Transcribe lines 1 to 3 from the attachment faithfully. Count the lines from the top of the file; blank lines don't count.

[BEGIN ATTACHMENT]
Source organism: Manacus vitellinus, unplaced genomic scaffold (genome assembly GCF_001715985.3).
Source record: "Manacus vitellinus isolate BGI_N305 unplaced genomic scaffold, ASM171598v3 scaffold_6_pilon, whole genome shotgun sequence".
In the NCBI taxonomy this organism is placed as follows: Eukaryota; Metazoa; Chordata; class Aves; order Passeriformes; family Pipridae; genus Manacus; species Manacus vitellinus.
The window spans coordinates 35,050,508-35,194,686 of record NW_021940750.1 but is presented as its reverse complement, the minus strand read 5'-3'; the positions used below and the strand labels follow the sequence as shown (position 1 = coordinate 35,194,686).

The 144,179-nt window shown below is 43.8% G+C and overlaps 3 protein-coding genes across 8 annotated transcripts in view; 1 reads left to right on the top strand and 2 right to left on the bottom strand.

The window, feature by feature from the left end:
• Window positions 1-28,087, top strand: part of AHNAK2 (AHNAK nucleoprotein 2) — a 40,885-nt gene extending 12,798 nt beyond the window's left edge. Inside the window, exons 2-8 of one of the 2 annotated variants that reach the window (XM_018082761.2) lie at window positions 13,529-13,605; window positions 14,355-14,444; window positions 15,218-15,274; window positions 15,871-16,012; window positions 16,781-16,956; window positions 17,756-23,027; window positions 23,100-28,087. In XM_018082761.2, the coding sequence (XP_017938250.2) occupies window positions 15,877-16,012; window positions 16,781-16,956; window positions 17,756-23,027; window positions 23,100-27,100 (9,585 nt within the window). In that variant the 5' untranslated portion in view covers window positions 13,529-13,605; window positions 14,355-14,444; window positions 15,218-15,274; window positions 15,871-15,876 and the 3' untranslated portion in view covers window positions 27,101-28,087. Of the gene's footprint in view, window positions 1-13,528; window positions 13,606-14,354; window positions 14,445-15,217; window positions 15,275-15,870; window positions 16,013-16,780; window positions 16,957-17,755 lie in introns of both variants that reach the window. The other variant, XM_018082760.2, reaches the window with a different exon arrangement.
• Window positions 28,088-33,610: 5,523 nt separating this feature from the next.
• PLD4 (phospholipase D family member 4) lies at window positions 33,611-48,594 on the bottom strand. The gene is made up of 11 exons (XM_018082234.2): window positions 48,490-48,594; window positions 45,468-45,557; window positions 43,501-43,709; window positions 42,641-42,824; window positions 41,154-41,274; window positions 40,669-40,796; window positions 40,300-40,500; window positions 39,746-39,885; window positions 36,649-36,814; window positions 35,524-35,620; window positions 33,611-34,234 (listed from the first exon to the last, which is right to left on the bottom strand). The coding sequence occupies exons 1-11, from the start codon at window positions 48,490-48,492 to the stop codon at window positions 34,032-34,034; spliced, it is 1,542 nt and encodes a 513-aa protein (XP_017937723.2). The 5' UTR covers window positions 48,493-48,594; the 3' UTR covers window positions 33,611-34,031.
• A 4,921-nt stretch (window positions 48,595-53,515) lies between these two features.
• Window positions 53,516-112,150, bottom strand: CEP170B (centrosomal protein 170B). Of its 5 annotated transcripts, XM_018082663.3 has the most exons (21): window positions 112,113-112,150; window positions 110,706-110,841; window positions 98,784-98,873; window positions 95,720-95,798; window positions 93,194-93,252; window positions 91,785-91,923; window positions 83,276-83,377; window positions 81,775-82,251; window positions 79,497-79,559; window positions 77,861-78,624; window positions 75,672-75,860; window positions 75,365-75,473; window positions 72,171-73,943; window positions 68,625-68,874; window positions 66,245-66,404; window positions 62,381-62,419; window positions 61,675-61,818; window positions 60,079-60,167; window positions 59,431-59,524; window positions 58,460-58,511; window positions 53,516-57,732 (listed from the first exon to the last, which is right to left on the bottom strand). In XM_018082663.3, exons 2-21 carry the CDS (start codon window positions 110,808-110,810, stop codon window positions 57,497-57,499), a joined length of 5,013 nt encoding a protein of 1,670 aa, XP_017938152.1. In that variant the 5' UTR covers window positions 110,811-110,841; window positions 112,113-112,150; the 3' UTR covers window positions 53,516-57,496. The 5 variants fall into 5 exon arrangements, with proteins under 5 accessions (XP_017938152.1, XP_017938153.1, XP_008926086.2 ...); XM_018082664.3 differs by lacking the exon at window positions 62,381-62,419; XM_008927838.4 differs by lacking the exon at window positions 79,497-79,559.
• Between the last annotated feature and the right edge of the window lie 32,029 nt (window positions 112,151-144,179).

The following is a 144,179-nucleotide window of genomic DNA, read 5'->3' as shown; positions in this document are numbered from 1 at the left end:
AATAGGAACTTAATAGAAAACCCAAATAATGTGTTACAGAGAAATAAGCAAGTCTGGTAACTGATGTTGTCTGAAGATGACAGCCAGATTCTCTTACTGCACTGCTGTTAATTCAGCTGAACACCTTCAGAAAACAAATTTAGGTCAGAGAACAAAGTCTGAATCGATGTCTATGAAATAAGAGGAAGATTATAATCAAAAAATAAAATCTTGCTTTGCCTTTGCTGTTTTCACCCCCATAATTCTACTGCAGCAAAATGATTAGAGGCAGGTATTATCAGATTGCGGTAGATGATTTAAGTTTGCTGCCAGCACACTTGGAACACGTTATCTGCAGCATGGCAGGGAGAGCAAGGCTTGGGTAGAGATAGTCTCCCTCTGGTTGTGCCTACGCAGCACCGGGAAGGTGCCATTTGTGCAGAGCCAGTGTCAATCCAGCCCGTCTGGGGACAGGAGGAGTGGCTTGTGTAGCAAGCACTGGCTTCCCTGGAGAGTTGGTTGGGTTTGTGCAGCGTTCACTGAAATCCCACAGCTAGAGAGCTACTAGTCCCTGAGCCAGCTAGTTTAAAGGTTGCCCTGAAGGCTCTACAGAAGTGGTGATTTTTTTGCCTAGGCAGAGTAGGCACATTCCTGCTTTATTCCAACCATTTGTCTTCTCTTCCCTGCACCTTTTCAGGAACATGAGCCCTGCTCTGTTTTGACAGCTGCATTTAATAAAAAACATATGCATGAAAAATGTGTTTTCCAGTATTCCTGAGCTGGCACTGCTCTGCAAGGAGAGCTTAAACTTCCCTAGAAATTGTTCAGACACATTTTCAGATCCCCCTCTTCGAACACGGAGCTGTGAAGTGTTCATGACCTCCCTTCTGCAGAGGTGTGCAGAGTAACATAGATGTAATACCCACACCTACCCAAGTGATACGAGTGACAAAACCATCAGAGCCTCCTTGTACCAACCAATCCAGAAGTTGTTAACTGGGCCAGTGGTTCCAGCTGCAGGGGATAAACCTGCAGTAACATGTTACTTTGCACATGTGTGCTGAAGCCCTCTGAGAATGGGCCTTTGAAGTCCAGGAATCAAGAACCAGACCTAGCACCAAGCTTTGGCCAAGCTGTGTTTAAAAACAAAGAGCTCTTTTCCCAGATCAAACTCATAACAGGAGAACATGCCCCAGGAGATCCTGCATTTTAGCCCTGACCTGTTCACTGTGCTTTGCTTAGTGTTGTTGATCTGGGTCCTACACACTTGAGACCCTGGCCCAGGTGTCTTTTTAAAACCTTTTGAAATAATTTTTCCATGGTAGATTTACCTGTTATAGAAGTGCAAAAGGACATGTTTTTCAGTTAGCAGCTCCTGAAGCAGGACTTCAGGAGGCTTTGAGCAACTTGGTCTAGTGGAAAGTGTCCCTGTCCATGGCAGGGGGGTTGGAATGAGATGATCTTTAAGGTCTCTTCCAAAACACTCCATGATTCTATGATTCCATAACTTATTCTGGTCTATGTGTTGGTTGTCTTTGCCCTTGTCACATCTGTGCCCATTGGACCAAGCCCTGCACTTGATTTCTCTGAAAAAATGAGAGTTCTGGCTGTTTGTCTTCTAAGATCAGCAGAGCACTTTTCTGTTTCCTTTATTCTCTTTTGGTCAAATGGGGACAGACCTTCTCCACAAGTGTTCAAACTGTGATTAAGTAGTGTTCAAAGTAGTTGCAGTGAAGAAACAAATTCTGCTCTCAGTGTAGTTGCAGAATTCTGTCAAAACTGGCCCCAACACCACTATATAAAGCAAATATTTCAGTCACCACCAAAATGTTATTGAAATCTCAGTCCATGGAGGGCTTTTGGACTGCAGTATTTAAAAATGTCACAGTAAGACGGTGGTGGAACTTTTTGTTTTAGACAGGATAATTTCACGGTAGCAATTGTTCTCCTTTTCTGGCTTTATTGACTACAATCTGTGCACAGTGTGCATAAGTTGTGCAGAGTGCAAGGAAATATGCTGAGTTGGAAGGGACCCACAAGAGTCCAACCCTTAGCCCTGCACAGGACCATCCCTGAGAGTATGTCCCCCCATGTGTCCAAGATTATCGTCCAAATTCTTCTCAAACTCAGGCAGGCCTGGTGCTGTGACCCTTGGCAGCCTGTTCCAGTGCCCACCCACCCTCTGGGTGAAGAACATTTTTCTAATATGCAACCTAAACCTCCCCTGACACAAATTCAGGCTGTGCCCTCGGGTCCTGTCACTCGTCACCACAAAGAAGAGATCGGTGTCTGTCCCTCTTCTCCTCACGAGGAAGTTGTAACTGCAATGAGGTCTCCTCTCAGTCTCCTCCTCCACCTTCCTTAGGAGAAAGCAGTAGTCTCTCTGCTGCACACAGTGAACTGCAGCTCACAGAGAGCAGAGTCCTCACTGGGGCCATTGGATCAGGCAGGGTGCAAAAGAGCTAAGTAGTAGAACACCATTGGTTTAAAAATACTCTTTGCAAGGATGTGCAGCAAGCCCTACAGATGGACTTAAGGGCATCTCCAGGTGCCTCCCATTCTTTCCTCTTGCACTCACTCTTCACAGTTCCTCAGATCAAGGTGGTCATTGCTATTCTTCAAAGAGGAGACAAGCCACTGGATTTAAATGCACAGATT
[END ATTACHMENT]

Source organism: Manacus vitellinus, unplaced genomic scaffold (genome assembly GCF_001715985.3).
Source record: "Manacus vitellinus isolate BGI_N305 unplaced genomic scaffold, ASM171598v3 scaffold_6_pilon, whole genome shotgun sequence".
In the NCBI taxonomy this organism is placed as follows: Eukaryota; Metazoa; Chordata; class Aves; order Passeriformes; family Pipridae; genus Manacus; species Manacus vitellinus.